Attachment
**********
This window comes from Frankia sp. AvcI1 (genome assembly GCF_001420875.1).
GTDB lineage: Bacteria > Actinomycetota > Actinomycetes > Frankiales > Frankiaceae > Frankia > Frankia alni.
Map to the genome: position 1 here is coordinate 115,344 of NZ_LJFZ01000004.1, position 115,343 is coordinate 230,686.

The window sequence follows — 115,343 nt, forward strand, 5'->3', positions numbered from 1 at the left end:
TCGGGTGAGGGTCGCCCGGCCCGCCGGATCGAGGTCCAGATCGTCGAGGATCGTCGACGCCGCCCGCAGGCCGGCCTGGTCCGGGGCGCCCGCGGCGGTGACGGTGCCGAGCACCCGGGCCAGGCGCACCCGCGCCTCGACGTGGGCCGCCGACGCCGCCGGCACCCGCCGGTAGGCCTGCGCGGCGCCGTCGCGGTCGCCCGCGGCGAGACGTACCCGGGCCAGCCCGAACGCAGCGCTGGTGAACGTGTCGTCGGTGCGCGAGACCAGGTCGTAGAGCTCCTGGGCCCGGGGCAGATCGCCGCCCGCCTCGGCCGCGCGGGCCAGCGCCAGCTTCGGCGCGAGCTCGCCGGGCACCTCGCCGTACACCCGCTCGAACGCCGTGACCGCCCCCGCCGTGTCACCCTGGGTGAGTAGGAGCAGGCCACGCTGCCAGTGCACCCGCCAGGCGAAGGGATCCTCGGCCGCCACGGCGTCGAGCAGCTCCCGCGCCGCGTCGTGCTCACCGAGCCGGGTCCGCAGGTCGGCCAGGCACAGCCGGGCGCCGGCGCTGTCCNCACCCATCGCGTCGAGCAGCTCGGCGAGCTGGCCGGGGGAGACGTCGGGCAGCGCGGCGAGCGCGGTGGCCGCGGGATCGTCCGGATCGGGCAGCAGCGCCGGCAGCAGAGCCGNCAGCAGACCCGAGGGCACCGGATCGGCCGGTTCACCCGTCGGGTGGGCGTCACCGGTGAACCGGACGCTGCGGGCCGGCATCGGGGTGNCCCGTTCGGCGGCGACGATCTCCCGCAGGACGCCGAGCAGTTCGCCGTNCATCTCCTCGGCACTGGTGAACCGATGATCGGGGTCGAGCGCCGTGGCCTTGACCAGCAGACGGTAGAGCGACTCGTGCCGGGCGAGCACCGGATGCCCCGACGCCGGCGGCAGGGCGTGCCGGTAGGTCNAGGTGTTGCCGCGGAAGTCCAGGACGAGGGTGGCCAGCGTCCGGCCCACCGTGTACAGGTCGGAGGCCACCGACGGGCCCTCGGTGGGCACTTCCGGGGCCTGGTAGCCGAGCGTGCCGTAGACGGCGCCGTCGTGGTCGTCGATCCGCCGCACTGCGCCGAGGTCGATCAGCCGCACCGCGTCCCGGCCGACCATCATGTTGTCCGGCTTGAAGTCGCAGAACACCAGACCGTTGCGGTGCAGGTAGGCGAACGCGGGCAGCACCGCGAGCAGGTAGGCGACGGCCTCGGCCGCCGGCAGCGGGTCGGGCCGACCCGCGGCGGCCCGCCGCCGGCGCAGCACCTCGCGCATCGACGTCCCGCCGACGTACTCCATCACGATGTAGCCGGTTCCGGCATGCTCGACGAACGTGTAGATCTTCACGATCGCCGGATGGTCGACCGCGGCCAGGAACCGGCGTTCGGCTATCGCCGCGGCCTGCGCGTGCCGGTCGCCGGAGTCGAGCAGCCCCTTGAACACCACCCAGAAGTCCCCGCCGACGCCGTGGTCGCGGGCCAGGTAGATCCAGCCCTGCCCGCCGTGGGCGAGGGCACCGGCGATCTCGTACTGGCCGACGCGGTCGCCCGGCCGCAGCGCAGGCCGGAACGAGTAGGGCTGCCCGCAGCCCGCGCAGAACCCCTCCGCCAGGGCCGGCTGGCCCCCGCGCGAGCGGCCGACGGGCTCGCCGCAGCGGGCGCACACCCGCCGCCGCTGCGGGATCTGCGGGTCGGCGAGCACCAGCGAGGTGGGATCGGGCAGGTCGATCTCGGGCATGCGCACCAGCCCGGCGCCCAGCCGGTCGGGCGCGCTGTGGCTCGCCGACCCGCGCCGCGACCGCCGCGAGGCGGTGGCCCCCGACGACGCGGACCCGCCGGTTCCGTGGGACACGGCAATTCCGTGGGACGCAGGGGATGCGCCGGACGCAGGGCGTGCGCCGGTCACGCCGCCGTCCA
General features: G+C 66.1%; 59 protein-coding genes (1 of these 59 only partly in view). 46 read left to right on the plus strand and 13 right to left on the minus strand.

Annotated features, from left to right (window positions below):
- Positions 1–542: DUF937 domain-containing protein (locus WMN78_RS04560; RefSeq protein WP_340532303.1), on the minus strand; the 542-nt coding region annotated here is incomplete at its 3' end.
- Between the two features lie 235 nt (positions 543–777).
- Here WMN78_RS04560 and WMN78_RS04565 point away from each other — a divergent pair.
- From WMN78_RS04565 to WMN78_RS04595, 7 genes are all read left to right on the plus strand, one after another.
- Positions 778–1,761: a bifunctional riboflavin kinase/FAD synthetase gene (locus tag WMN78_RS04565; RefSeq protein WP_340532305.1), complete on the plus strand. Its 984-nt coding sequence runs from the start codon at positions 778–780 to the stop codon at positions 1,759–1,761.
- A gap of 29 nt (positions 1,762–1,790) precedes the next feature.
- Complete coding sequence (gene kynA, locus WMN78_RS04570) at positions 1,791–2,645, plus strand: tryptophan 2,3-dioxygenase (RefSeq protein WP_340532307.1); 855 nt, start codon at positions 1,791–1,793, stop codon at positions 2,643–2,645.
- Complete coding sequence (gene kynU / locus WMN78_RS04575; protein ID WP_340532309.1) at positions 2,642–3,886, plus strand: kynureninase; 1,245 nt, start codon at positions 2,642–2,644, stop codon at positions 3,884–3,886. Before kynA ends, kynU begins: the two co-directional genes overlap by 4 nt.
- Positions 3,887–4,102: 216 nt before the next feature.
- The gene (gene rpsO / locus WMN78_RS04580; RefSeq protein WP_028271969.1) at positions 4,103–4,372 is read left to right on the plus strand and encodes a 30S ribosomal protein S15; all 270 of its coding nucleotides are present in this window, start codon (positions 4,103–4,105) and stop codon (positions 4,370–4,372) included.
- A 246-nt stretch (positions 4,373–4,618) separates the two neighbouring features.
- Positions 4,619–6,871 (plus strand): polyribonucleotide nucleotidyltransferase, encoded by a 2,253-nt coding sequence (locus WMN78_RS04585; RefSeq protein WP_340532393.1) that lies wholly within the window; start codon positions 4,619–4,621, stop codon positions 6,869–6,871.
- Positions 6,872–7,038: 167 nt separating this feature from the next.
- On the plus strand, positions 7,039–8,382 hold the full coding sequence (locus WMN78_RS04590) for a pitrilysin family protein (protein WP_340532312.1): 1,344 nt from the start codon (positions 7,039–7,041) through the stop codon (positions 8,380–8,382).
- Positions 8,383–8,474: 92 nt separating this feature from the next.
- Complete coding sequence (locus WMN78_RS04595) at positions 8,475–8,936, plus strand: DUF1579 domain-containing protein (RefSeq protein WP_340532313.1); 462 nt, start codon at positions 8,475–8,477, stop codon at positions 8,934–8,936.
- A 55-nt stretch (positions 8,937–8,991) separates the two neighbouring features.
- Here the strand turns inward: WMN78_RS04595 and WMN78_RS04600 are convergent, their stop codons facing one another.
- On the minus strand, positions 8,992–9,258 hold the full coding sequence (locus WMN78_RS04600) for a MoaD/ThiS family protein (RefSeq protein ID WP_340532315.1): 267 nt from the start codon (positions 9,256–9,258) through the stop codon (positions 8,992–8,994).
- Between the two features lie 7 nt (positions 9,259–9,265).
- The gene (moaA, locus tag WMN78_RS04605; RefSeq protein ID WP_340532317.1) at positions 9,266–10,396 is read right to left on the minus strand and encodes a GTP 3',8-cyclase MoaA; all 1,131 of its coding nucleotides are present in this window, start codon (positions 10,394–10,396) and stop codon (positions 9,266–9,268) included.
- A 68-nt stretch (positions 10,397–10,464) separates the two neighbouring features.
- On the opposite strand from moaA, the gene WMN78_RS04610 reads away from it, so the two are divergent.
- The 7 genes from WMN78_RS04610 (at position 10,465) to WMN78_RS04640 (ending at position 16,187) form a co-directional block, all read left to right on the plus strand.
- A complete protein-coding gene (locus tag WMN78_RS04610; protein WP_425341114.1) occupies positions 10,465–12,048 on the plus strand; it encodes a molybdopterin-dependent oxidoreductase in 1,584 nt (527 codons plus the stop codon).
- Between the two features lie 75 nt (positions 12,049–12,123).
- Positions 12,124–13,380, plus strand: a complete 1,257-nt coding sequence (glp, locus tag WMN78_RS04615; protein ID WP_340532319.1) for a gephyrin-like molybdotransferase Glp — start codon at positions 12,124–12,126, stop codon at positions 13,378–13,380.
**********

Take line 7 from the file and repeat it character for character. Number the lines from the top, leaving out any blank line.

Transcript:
Annotated features, from left to right (window positions below):